03 September 2001
Idiopathic short stature, Growth hormone provocative testing, Growth hormone deficiency, Growth hormone treatment, Insulin-like growth factor-I, Insulin-like growth factor-binding protein-2, Insulin-like growth factor-binding protein-3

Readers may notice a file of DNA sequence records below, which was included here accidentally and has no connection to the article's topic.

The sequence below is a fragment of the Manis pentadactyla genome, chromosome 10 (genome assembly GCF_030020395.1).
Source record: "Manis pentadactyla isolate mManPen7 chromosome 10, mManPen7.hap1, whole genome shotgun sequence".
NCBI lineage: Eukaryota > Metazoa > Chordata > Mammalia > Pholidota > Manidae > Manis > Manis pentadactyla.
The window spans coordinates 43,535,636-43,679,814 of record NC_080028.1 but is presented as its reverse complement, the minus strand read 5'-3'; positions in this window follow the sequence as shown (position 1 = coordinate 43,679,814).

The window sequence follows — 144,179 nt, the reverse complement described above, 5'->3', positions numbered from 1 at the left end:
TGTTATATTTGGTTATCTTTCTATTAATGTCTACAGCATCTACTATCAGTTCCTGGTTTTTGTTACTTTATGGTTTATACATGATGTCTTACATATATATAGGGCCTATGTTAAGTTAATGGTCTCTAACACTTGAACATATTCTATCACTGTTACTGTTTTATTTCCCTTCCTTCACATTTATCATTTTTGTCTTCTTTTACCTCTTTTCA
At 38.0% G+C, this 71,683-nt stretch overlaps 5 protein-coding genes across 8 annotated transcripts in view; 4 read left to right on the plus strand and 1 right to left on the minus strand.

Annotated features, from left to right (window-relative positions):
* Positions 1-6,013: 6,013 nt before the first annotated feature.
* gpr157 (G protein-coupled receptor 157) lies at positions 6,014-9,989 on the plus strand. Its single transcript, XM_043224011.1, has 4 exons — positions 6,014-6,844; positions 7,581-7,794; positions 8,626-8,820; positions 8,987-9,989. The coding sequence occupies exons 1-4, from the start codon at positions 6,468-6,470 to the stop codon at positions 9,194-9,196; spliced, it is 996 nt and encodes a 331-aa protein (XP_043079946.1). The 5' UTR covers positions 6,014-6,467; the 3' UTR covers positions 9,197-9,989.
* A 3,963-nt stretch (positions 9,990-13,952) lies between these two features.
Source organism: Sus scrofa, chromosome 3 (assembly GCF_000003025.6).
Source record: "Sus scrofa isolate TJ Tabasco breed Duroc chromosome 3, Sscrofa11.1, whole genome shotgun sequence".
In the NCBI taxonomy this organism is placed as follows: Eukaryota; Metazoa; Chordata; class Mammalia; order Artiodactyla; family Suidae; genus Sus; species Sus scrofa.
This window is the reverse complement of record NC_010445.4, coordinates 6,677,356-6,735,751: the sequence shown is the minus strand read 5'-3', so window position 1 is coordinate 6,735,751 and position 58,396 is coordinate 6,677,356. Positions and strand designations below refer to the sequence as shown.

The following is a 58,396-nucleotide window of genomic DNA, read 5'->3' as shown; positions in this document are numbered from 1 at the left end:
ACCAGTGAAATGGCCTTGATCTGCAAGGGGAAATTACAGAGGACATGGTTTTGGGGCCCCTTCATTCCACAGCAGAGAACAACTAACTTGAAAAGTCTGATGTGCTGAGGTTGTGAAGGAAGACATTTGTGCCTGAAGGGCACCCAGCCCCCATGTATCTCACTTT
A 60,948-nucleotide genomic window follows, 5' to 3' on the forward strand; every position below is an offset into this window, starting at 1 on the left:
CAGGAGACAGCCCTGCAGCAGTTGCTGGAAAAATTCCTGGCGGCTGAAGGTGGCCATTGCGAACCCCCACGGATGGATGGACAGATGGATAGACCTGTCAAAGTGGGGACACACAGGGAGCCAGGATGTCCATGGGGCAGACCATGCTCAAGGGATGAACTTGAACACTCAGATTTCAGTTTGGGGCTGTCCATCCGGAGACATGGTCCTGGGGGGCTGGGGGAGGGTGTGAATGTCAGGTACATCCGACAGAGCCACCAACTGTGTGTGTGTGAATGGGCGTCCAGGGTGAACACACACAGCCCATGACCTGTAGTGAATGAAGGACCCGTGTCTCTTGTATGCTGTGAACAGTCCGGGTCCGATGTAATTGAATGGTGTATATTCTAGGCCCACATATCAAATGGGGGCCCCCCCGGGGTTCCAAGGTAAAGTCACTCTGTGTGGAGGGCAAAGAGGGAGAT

Aim: This study was designed to investigate whether determination of plasma insulin-like growth factor (IGF)-binding protein-2 (IGFBP-2) levels could be of benefit in the evaluation of childhood growth hormone (GH) deficiency (GHD). Method: A retrospective analysis was performed on 91 prepubertal children referred for investigation of short stature. Maximal GH levels in plasma after provocative stimuli were between 1.0 and 93.0 mU/l, 6 subjects exhibiting peak values of <5 mU/l. Initially a GH peak of 20 mU/l was used as a cutoff limit to define GHD and idiopathic short stature (ISS) patients. The results of GH provocative tests were compared to age- and gender-based standard deviation scores (SDS) of plasma IGFBP-2, IGF-I, IGFBP-3 and the molar ratios of the latter two to IGFBP-2. The respective normative range values for these parameters were determined in plasma samples from 353 healthy children (i.e. 171 girls, 182 boys). Results: Circulating IGFBP-2 levels did not correlate with height SDS, height velocity SDS or the peak GH levels after provocative stimuli. A weak negative relationship was found between IGFBP-2 and IGF-I. Plasma levels of IGFBP-2 in GHD patients were higher than those of ISS children, who had normal levels. Although at the optimal cutoff point of –0.71 SDS 91.5% of the GHD patients were identified correctly, a substantial proportion (71.9%) of the ISS subjects also had IGFBP-2 levels above this limit. The use of various combinations of IGFBP-2, IGF-I, IGFBP-3 and the derived ratios only slightly improved the diagnostic efficiency as compared to the results of the individual tests. Neither IGFBP-2 nor the IGFBP-3/IGFBP-2 and IGF-I/IGFBP-2 ratios were found to be related to the short- (1 year) or long-term (3 years) growth response to GH therapy. Conclusion: It is concluded that none of the tests investigated, either alone or in various combinations, are reliable in either predicting the peak GH level after provocative stimuli in prepubertal short children or in predicting their growth response to GH.